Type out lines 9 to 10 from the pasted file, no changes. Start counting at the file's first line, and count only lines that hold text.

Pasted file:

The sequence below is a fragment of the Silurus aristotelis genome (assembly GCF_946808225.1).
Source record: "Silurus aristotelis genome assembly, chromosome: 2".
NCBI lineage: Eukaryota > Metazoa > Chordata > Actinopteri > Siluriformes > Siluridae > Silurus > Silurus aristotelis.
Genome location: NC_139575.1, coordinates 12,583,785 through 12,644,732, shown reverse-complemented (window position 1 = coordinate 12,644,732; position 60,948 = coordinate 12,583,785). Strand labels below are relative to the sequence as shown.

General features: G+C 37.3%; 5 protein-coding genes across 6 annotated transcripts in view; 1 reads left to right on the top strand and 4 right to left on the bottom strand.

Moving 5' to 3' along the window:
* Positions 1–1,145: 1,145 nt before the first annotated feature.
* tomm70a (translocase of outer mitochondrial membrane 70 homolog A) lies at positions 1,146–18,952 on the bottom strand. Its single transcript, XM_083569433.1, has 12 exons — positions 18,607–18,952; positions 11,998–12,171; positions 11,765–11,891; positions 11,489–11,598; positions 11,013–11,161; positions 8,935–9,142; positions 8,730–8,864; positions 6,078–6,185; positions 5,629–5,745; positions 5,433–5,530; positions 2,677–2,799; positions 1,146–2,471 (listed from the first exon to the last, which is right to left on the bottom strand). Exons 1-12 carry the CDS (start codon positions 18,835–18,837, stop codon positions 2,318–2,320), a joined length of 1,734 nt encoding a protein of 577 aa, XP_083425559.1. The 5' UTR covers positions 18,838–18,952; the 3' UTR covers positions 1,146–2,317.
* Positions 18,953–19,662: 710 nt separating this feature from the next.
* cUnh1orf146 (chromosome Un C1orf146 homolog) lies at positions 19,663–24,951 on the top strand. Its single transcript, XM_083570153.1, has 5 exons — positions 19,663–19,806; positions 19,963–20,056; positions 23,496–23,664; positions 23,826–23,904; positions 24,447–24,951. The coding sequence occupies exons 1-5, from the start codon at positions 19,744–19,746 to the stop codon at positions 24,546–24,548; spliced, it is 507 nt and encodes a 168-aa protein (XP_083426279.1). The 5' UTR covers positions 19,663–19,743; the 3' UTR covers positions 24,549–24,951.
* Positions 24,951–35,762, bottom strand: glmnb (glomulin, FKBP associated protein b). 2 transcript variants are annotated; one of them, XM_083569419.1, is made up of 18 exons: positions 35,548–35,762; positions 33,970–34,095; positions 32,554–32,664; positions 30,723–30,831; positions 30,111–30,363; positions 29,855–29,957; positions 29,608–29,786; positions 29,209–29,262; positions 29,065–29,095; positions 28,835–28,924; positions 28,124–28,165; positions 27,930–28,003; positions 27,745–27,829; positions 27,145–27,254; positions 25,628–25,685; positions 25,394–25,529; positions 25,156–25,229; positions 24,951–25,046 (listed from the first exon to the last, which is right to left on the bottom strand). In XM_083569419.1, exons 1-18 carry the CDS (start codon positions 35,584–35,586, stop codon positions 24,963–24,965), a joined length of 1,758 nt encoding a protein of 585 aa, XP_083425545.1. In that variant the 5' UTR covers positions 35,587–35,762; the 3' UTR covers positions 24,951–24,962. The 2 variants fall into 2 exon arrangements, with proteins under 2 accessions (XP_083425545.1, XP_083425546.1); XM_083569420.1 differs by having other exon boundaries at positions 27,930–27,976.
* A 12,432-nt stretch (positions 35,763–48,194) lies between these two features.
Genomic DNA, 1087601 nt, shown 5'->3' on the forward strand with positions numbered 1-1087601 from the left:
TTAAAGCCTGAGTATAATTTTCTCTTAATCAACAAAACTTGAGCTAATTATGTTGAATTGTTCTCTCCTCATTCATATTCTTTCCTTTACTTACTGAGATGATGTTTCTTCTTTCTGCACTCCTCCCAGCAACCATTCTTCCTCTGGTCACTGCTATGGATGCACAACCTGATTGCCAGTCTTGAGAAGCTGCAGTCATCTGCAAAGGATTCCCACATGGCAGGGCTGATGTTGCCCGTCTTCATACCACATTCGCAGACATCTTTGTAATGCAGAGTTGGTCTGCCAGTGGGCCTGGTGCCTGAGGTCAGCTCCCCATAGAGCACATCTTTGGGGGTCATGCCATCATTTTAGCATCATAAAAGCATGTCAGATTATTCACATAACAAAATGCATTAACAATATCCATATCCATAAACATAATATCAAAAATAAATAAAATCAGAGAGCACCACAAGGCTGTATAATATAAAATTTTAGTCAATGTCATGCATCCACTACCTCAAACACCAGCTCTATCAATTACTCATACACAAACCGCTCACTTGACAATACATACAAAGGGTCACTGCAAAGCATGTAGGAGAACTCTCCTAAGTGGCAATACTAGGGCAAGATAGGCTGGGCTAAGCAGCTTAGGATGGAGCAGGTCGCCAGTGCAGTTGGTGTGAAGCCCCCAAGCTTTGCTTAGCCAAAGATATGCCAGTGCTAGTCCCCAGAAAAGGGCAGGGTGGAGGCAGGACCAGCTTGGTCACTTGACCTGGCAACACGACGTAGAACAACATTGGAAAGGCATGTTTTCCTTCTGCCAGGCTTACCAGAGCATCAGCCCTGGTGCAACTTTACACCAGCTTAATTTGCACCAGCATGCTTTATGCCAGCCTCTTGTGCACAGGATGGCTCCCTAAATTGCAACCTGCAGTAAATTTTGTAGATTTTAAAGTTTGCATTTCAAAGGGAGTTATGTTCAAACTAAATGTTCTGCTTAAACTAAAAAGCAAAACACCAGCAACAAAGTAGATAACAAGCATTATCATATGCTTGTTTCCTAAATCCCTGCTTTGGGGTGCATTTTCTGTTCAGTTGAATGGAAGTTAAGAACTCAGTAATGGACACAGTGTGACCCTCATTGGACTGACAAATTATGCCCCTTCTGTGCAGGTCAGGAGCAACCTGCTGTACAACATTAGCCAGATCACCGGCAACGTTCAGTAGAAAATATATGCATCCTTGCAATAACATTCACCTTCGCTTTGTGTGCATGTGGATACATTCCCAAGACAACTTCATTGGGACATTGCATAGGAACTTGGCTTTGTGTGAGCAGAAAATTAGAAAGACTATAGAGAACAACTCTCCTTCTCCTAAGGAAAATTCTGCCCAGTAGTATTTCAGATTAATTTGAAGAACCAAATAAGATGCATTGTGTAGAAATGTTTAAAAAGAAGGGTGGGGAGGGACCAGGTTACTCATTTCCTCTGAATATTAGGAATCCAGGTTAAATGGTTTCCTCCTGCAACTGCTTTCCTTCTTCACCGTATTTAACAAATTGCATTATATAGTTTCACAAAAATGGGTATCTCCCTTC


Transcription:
* Positions 18,953–19,662: 710 nt separating this feature from the next.
* cUnh1orf146 (chromosome Un C1orf146 homolog) lies at positions 19,663–24,951 on the top strand. Its single transcript, XM_083570153.1, has 5 exons — positions 19,663–19,806; positions 19,963–20,056; positions 23,496–23,664; positions 23,826–23,904; positions 24,447–24,951. The coding sequence occupies exons 1-5, from the start codon at positions 19,744–19,746 to the stop codon at positions 24,546–24,548; spliced, it is 507 nt and encodes a 168-aa protein (XP_083426279.1). The 5' UTR covers positions 19,663–19,743; the 3' UTR covers positions 24,549–24,951.